In-Ear Monitors - Getting the Vocals to sound better
I have a question regarding getting the vocals to sound right coming through the P16 monitors. We just bought the X32, S16 and the P16 monitors. Installation (for someone that doesn't know sound) went very well, and all is working great! We are using SE425 Shure in-ear monitors, and none of the band has ever used them before. So we are VERY inexperienced! My question is how do we get the vocals to sound like it did before when we were using wedges. We have a good size sanctuary, so we get natural reverb in our vocals. If I just put one in-ear in, and leave the other out, the mix is great in my one ear from the monitor, and I can hear the rest of the band, the audience and my vocals as it normally sounded through the ear without the IEM, which is what I am looking for. But I've heard that if you do this, you can damage the ear with the IEM because of turning up the sound (which of course I did so I could hear the mix). I know that using the X32, you have different reverbs available, but I have no idea which one is best. I am currently trying to use the Hall Reverb, but it sounds terrible because I don't know how to set it to be like the natural reverb in the room. So here's the question:
- Which reverb effect on the X32 is best for vocals and what should the settings be based on the size room we have so it sounds like it used to? Is there anyway to find out what each adjustment does on the different reverb effects so we can properly set it?
Originally Posted by Bart Mitchell
The problem you are having is common when using IEMs, since they tend to block the user from hearing most ambient sounds. This problem can be solved one of two ways.
You could use a reverb as you suggest. If set properly, you can create a pleasing vocal sound in the IEMs using the many reverb choices on the X32. If doing so, I would assign the Direct Out of the FX return to a separate P16 channel from the dry vocals to allow the performer to create the blend they want.
The problem with this approach is that it only solves part of the problem. While the reverb creates the impression of being in a larger space, it doesn't help with making a performer hear and "feel" the actual space they are in. For this reason, the ideal solution is to setup ambient microphones on your stage.
This can be a single mic but is often a stereo pair of microphones placed on each side of the stage. Directional small-diaphragm condensers, like the BEHRINGER C-2s, C-4s, or B-5s, are often used for this purpose. For more placement tips and mic suggestions, google search "ambient mics for IEM" to find some great articles / forum threads. Because of feedback, be very careful NOT to feed these microphones to the Main LR mix, floor wedges, or any live speaker in the room. Where you would send them is directly to P16 channels, where they can be blended into the mix individually by each performer. These ambient signals are also useful for sending to recording mixes, video feeds, or as part of a multitrack recording.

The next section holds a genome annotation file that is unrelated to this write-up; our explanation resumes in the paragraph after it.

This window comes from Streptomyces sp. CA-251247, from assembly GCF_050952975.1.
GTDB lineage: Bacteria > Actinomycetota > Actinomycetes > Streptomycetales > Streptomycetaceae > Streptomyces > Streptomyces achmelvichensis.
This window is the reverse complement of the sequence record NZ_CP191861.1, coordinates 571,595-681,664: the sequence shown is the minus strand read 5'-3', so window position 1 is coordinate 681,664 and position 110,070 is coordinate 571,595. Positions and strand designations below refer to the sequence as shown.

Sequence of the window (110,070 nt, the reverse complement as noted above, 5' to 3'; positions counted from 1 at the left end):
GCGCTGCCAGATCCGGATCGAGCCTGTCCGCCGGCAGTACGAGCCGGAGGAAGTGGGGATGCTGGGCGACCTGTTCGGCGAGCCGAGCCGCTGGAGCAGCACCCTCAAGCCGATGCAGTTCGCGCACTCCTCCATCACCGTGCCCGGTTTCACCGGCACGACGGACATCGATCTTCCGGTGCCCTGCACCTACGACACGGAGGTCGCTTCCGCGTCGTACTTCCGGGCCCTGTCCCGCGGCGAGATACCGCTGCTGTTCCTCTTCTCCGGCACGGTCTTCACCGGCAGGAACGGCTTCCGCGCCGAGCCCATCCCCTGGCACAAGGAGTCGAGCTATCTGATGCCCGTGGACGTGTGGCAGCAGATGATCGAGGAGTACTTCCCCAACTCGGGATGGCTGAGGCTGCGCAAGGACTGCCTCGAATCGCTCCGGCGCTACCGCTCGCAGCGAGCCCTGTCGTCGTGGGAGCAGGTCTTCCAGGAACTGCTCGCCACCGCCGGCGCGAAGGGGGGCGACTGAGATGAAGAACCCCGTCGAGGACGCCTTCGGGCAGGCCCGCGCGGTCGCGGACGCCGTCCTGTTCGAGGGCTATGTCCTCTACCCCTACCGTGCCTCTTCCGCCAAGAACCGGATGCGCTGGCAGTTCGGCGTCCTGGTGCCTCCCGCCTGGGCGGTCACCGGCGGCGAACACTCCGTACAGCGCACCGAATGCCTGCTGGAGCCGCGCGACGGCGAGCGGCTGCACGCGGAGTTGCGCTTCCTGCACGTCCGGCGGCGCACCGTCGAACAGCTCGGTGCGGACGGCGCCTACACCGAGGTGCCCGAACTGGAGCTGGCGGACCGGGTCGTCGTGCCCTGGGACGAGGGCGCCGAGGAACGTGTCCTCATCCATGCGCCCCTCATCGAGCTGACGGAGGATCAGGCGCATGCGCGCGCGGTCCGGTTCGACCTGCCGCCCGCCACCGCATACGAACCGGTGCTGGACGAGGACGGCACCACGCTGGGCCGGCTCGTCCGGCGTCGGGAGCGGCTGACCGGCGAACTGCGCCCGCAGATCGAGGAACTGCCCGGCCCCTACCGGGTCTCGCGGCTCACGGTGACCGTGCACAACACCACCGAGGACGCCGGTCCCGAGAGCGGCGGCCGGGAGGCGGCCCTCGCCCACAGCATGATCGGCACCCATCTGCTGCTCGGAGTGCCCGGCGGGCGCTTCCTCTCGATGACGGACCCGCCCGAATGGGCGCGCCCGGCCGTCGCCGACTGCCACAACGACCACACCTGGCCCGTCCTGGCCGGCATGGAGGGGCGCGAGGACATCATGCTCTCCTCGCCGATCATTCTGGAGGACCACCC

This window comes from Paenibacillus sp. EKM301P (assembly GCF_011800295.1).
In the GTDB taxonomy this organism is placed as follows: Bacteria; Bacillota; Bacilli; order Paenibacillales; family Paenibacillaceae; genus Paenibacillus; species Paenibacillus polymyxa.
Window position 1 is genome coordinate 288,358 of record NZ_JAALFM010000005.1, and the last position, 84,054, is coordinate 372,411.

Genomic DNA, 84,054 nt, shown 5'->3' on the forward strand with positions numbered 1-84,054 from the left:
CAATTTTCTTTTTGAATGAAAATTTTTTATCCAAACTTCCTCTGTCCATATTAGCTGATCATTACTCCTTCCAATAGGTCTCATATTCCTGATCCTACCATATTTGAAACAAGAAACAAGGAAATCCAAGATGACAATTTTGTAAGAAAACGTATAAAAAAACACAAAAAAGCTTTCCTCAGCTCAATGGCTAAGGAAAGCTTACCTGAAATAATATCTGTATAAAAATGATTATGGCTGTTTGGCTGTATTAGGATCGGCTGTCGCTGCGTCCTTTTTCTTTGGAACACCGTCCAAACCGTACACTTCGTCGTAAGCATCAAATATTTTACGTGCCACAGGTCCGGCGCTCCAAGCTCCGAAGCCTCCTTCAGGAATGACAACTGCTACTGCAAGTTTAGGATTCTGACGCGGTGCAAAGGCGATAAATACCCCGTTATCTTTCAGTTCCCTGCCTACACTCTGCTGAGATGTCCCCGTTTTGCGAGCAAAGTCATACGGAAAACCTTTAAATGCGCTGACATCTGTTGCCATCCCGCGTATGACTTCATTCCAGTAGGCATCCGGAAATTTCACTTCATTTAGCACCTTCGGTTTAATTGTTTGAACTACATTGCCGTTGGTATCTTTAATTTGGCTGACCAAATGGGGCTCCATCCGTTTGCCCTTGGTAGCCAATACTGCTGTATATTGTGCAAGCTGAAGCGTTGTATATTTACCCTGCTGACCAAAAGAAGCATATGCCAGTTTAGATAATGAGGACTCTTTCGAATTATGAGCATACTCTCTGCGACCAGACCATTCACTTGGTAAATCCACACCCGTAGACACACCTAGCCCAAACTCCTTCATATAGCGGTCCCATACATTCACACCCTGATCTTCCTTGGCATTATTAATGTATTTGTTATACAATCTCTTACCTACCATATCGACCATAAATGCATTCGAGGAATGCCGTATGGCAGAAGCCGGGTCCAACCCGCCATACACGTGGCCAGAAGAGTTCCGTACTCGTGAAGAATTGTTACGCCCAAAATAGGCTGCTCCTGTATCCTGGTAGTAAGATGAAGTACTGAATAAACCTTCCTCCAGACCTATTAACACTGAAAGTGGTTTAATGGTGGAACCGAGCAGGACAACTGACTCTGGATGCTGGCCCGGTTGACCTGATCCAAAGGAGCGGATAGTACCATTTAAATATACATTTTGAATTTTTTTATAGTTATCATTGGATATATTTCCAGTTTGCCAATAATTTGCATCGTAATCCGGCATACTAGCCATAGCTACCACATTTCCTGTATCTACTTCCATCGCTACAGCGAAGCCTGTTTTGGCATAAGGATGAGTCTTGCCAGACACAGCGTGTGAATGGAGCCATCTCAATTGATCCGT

Hope it helps!
Senior Specialist, Product Support
Originally Posted by John DiNicola
Thanks so much for the quick reply! I do have an ambient mic setup on stage. I believe it is an omni-directional mic though, not a directional one. Is that bad? It is routed only to the P16 monitors. The problem is that when I turn it up enough to hear it the sound is too muddy. Meaning the clarity of what I'm hearing from the band in the P16 channels goes away due to the blend with what is coming from the mic. I believe this is in part due to the natural reverb in the room, and the ambient mic picking up the sound of the band and it having a slight delay, but not sure about that. Could this also be because of the placement of the mic? We have a raised wooden stage, about 3 feet off the floor. We have steps in the center of our stage. The mic (if you are facing the stage) is mounted to the right of the steps about half way up before you reach the top of the stage, so about 1.5 feet from the floor. I drilled a hole into our stage so that the mic could be hidden somewhat. This was the only place I could find to place it. To the left of the stage I have my subwoofer, so that wouldn't work. I also have two speakers sitting to the left and right of the stage on the floor for the people that sit up front so they can hear, as we run a Mono set of 5 speakers dead center hanging down from the ceiling. Our ceiling is so tall that I would have to drop a mic 20' probably to get it close enough to the people so we could hear them so that wouldn't work either. Been wanting to move to a stereo sound but haven't done it yet. I'll do a search for placement as well as check out the mics you guys have.
Right now I am using the "Hall Effect" for reverb, as well as using the FX1L in the P16 channel for my voice. But I am not also running my voice without the effect as a separate channel. And because I have no clue how to adjust the effect, it sounds terrible to me. Could you send me a "how to" on what each knob does for the reverb effects? I'd also like to try using reverb in the recording bus for the recording mix we have. Thanks again!